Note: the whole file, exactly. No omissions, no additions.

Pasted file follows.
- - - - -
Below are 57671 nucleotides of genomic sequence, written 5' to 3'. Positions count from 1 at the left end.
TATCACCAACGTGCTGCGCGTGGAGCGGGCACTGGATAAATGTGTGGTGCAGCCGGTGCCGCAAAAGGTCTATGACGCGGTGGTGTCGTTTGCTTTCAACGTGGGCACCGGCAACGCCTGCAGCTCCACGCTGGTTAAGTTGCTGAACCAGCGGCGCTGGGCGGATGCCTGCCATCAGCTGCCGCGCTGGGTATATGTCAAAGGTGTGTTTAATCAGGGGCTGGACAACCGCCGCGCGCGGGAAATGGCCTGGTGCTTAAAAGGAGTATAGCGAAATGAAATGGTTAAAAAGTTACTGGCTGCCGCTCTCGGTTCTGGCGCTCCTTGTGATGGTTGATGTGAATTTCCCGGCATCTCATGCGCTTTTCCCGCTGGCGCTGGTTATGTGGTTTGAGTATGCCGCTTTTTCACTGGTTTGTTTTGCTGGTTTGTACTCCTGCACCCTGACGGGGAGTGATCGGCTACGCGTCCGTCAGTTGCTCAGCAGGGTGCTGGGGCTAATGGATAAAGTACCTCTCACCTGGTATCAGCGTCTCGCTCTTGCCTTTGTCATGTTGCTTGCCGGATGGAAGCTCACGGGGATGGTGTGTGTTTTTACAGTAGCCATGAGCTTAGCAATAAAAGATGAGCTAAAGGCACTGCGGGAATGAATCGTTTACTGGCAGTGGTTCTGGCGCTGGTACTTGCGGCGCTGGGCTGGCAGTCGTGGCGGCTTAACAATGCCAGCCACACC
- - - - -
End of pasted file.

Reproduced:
Below are 57671 nucleotides of genomic sequence, written 5' to 3'. Positions count from 1 at the left end.
TATCACCAACGTGCTGCGCGTGGAGCGGGCACTGGATAAATGTGTGGTGCAGCCGGTGCCGCAAAAGGTCTATGACGCGGTGGTGTCGTTTGCTTTCAACGTGGGCACCGGCAACGCCTGCAGCTCCACGCTGGTTAAGTTGCTGAACCAGCGGCGCTGGGCGGATGCCTGCCATCAGCTGCCGCGCTGGGTATATGTCAAAGGTGTGTTTAATCAGGGGCTGGACAACCGCCGCGCGCGGGAAATGGCCTGGTGCTTAAAAGGAGTATAGCGAAATGAAATGGTTAAAAAGTTACTGGCTGCCGCTCTCGGTTCTGGCGCTCCTTGTGATGGTTGATGTGAATTTCCCGGCATCTCATGCGCTTTTCCCGCTGGCGCTGGTTATGTGGTTTGAGTATGCCGCTTTTTCACTGGTTTGTTTTGCTGGTTTGTACTCCTGCACCCTGACGGGGAGTGATCGGCTACGCGTCCGTCAGTTGCTCAGCAGGGTGCTGGGGCTAATGGATAAAGTACCTCTCACCTGGTATCAGCGTCTCGCTCTTGCCTTTGTCATGTTGCTTGCCGGATGGAAGCTCACGGGGATGGTGTGTGTTTTTACAGTAGCCATGAGCTTAGCAATAAAAGATGAGCTAAAGGCACTGCGGGAATGAATCGTTTACTGGCAGTGGTTCTGGCGCTGGTACTTGCGGCGCTGGGCTGGCAGTCGTGGCGGCTTAACAATGCCAGCCACACC